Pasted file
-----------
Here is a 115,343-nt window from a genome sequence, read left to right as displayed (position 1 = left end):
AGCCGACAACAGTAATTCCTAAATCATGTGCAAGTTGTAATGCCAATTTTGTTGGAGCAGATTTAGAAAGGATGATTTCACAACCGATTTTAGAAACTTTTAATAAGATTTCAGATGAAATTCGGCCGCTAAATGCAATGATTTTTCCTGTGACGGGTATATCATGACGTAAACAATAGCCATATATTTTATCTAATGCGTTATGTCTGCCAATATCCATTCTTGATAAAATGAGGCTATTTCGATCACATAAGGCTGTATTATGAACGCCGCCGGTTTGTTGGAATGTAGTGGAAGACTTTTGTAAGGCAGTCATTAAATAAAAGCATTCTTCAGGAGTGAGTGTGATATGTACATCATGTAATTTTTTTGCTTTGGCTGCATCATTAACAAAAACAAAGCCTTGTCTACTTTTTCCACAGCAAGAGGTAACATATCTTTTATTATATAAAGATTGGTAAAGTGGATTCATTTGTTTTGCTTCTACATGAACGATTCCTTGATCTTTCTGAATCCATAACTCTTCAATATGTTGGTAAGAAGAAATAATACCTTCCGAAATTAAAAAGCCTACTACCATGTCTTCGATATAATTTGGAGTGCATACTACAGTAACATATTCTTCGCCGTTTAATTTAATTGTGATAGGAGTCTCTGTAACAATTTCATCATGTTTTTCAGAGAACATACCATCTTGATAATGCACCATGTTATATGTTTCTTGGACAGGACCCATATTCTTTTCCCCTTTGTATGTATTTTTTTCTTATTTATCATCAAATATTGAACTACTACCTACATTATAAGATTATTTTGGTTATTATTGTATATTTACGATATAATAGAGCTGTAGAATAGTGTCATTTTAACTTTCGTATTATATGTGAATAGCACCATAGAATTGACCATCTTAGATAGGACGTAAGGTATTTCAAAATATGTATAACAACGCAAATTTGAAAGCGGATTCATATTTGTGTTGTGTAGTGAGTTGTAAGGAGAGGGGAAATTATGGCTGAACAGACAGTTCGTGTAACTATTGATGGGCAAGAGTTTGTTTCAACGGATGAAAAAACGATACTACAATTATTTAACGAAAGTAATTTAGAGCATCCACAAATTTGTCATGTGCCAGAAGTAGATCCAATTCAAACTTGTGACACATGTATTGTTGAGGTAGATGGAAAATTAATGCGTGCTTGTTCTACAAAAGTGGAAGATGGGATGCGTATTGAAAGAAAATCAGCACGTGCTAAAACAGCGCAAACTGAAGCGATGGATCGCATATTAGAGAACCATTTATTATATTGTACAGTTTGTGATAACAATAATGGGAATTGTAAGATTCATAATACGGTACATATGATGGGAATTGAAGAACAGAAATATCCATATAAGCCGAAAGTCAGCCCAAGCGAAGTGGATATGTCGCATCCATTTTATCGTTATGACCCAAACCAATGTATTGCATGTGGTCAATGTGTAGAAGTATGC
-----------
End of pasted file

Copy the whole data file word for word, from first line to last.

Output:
Here is a 115,343-nt window from a genome sequence, read left to right as displayed (position 1 = left end):
AGCCGACAACAGTAATTCCTAAATCATGTGCAAGTTGTAATGCCAATTTTGTTGGAGCAGATTTAGAAAGGATGATTTCACAACCGATTTTAGAAACTTTTAATAAGATTTCAGATGAAATTCGGCCGCTAAATGCAATGATTTTTCCTGTGACGGGTATATCATGACGTAAACAATAGCCATATATTTTATCTAATGCGTTATGTCTGCCAATATCCATTCTTGATAAAATGAGGCTATTTCGATCACATAAGGCTGTATTATGAACGCCGCCGGTTTGTTGGAATGTAGTGGAAGACTTTTGTAAGGCAGTCATTAAATAAAAGCATTCTTCAGGAGTGAGTGTGATATGTACATCATGTAATTTTTTTGCTTTGGCTGCATCATTAACAAAAACAAAGCCTTGTCTACTTTTTCCACAGCAAGAGGTAACATATCTTTTATTATATAAAGATTGGTAAAGTGGATTCATTTGTTTTGCTTCTACATGAACGATTCCTTGATCTTTCTGAATCCATAACTCTTCAATATGTTGGTAAGAAGAAATAATACCTTCCGAAATTAAAAAGCCTACTACCATGTCTTCGATATAATTTGGAGTGCATACTACAGTAACATATTCTTCGCCGTTTAATTTAATTGTGATAGGAGTCTCTGTAACAATTTCATCATGTTTTTCAGAGAACATACCATCTTGATAATGCACCATGTTATATGTTTCTTGGACAGGACCCATATTCTTTTCCCCTTTGTATGTATTTTTTTCTTATTTATCATCAAATATTGAACTACTACCTACATTATAAGATTATTTTGGTTATTATTGTATATTTACGATATAATAGAGCTGTAGAATAGTGTCATTTTAACTTTCGTATTATATGTGAATAGCACCATAGAATTGACCATCTTAGATAGGACGTAAGGTATTTCAAAATATGTATAACAACGCAAATTTGAAAGCGGATTCATATTTGTGTTGTGTAGTGAGTTGTAAGGAGAGGGGAAATTATGGCTGAACAGACAGTTCGTGTAACTATTGATGGGCAAGAGTTTGTTTCAACGGATGAAAAAACGATACTACAATTATTTAACGAAAGTAATTTAGAGCATCCACAAATTTGTCATGTGCCAGAAGTAGATCCAATTCAAACTTGTGACACATGTATTGTTGAGGTAGATGGAAAATTAATGCGTGCTTGTTCTACAAAAGTGGAAGATGGGATGCGTATTGAAAGAAAATCAGCACGTGCTAAAACAGCGCAAACTGAAGCGATGGATCGCATATTAGAGAACCATTTATTATATTGTACAGTTTGTGATAACAATAATGGGAATTGTAAGATTCATAATACGGTACATATGATGGGAATTGAAGAACAGAAATATCCATATAAGCCGAAAGTCAGCCCAAGCGAAGTGGATATGTCGCATCCATTTTATCGTTATGACCCAAACCAATGTATTGCATGTGGTCAATGTGTAGAAGTATGC